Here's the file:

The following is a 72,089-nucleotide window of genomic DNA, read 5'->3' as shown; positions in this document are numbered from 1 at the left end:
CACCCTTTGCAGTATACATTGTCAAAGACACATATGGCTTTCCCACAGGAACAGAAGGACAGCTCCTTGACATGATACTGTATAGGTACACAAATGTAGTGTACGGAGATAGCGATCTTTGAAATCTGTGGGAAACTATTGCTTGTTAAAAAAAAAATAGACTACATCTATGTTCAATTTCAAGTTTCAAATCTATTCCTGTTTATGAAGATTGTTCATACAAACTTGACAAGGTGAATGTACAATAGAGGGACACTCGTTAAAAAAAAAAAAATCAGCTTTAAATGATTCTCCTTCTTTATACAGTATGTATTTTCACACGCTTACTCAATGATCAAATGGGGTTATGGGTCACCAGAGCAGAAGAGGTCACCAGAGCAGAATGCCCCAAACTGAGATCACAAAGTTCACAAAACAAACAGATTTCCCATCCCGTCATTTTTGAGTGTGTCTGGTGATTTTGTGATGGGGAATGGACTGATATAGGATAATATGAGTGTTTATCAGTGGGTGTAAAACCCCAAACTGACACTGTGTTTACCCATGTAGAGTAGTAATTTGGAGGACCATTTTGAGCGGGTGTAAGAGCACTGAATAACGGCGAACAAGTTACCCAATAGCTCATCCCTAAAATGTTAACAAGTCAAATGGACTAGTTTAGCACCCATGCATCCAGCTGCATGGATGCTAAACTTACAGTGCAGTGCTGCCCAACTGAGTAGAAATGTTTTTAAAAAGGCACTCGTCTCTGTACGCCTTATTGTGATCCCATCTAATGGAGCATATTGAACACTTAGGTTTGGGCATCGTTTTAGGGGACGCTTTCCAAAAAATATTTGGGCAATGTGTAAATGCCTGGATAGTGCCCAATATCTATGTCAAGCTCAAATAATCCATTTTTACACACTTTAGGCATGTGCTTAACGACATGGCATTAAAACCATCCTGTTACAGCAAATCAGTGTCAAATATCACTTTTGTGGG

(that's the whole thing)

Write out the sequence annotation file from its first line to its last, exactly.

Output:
The following is a 72,089-nucleotide window of genomic DNA, read 5'->3' as shown; positions in this document are numbered from 1 at the left end:
CACCCTTTGCAGTATACATTGTCAAAGACACATATGGCTTTCCCACAGGAACAGAAGGACAGCTCCTTGACATGATACTGTATAGGTACACAAATGTAGTGTACGGAGATAGCGATCTTTGAAATCTGTGGGAAACTATTGCTTGTTAAAAAAAAAATAGACTACATCTATGTTCAATTTCAAGTTTCAAATCTATTCCTGTTTATGAAGATTGTTCATACAAACTTGACAAGGTGAATGTACAATAGAGGGACACTCGTTAAAAAAAAAAAAATCAGCTTTAAATGATTCTCCTTCTTTATACAGTATGTATTTTCACACGCTTACTCAATGATCAAATGGGGTTATGGGTCACCAGAGCAGAAGAGGTCACCAGAGCAGAATGCCCCAAACTGAGATCACAAAGTTCACAAAACAAACAGATTTCCCATCCCGTCATTTTTGAGTGTGTCTGGTGATTTTGTGATGGGGAATGGACTGATATAGGATAATATGAGTGTTTATCAGTGGGTGTAAAACCCCAAACTGACACTGTGTTTACCCATGTAGAGTAGTAATTTGGAGGACCATTTTGAGCGGGTGTAAGAGCACTGAATAACGGCGAACAAGTTACCCAATAGCTCATCCCTAAAATGTTAACAAGTCAAATGGACTAGTTTAGCACCCATGCATCCAGCTGCATGGATGCTAAACTTACAGTGCAGTGCTGCCCAACTGAGTAGAAATGTTTTTAAAAAGGCACTCGTCTCTGTACGCCTTATTGTGATCCCATCTAATGGAGCATATTGAACACTTAGGTTTGGGCATCGTTTTAGGGGACGCTTTCCAAAAAATATTTGGGCAATGTGTAAATGCCTGGATAGTGCCCAATATCTATGTCAAGCTCAAATAATCCATTTTTACACACTTTAGGCATGTGCTTAACGACATGGCATTAAAACCATCCTGTTACAGCAAATCAGTGTCAAATATCACTTTTGTGGG